We’ve just finished the first week of the 2018 introduction island survey and the lizard populations are doing well! Week 1 was focused on the islands to the north of Paros in the Bay of Naoussa: Galiatsos, Mavronissi, and Agios Artemios. The population densities on Mavronissi and Agios Artemios have remained about constant since last year but Galiatsos increased substantially again. We’re still working on entering the data so I don’t have a good sense of what’s changed this year, but I’ll be eager to crunch the bite force numbers as soon as they’re in the books.
The days have consisted of setting out and kayaking in the mornings, catching lizards all day long, returning to the hotel with a bag full of lizards, and measuring until we’re through with them. Then we start again the next day.
The substantial increase in lizards on Galiatsos was a bit of a challenge this year. Usually in the past we’ve set up flags around the islands as we catch so we can return lizards exactly where they were first sighted. With nearly 200 lizards though, by the time we were finished, Galiatsos ended up looking like more flag than brush. Returning the lizards ended up being a monumental task so we changed tactics for Mavronissi and Agios Artemios, setting up neighborhoods around the island. Here’s our map:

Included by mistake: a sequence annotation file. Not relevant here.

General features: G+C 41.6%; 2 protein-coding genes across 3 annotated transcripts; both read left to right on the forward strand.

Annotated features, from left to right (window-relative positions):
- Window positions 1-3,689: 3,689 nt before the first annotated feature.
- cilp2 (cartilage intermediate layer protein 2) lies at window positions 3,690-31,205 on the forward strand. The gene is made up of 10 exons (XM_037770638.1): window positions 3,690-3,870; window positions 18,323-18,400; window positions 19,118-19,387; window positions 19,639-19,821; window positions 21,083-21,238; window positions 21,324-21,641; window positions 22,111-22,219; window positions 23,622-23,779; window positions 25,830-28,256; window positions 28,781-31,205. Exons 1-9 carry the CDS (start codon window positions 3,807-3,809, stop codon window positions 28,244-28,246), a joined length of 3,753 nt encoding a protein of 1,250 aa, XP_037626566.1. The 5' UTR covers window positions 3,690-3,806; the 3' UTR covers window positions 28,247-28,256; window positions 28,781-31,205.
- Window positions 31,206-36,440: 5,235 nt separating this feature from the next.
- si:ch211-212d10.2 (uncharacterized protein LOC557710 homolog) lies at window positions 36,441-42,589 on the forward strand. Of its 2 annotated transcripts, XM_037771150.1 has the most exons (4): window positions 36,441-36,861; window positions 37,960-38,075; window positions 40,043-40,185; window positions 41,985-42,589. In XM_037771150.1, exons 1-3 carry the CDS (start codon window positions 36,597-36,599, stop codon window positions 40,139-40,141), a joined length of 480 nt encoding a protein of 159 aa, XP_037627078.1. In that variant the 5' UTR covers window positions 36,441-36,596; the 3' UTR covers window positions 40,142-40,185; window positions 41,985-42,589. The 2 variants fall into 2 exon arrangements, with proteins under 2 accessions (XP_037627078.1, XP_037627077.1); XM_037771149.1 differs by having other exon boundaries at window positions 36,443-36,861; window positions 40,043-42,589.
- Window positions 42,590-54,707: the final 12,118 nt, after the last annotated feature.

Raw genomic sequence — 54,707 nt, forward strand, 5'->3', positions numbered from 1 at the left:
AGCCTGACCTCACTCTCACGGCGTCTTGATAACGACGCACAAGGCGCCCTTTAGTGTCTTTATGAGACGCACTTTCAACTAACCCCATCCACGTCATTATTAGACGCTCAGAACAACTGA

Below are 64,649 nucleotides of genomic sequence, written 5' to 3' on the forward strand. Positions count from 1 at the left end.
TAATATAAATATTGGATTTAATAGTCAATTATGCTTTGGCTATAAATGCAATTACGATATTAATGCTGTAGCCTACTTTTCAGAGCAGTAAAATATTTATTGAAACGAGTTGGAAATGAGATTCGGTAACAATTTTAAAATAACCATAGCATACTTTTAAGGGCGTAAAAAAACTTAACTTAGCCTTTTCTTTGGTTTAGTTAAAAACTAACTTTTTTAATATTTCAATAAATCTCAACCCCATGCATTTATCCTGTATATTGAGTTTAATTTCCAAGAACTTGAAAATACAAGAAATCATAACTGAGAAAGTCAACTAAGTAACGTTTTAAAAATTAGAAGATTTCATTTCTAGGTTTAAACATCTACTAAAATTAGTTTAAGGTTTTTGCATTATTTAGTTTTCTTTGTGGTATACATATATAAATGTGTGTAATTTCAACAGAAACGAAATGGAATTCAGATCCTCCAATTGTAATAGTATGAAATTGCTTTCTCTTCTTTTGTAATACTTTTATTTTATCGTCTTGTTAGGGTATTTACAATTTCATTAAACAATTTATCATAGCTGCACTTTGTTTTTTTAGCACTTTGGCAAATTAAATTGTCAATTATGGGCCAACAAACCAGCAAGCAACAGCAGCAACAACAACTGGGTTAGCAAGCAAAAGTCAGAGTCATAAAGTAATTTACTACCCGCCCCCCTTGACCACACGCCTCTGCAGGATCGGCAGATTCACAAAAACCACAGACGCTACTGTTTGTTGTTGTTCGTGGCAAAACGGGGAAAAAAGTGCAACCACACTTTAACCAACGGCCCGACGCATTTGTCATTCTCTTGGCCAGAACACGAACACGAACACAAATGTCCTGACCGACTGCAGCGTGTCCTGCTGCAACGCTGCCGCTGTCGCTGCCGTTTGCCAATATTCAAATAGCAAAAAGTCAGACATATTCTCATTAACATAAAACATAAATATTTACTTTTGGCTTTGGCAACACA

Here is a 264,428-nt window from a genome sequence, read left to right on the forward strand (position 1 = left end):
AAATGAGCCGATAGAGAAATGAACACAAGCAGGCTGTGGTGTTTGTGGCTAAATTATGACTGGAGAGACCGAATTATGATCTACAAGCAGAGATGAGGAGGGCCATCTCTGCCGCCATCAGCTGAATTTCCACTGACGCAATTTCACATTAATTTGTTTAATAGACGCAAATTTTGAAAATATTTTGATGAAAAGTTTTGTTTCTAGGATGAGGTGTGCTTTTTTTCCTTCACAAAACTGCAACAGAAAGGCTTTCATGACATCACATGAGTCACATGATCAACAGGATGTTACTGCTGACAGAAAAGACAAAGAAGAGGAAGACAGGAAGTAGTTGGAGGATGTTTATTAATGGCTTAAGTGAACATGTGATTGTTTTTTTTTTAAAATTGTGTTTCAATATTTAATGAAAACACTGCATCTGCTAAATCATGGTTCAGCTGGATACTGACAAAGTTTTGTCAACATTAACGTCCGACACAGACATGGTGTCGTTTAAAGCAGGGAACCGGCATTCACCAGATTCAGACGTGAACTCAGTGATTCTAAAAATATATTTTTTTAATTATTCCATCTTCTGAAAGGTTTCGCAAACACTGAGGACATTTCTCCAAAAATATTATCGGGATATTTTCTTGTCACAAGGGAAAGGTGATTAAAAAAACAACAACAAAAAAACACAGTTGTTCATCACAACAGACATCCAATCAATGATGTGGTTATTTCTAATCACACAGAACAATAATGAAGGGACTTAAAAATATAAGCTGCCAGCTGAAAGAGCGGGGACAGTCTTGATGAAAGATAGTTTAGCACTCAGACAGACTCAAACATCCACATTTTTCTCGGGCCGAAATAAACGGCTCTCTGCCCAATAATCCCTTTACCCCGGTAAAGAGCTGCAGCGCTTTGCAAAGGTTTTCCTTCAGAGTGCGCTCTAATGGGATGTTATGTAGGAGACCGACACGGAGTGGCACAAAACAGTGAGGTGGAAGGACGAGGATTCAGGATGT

It ended up being a terrific solution and now we have some convenient island subsets to compare into the future. We saw substantial differences in density between the different neighborhoods and I’m eager to see if there were any differences in the lizards themselves.
We’ve had to take the weekend off from lizard catching because of high winds – when the waves are too high we can’t jump from the boat to shore. But, we’re at it again tomorrow morning and heading to Petalida. Our fingers are crossed for lots more lizards. Stay tuned.
5 thoughts on “One week into lizard surveying”
A whole new interpretation of “Pets welcome!”
Love the neighborhood names. I think I’d like to live in the gully – ocean access and close to downtown! ❤
And after you count the lizards…. We ……?
Sorry I did not finish the article when that previous leaped into my mind.
Looks like good science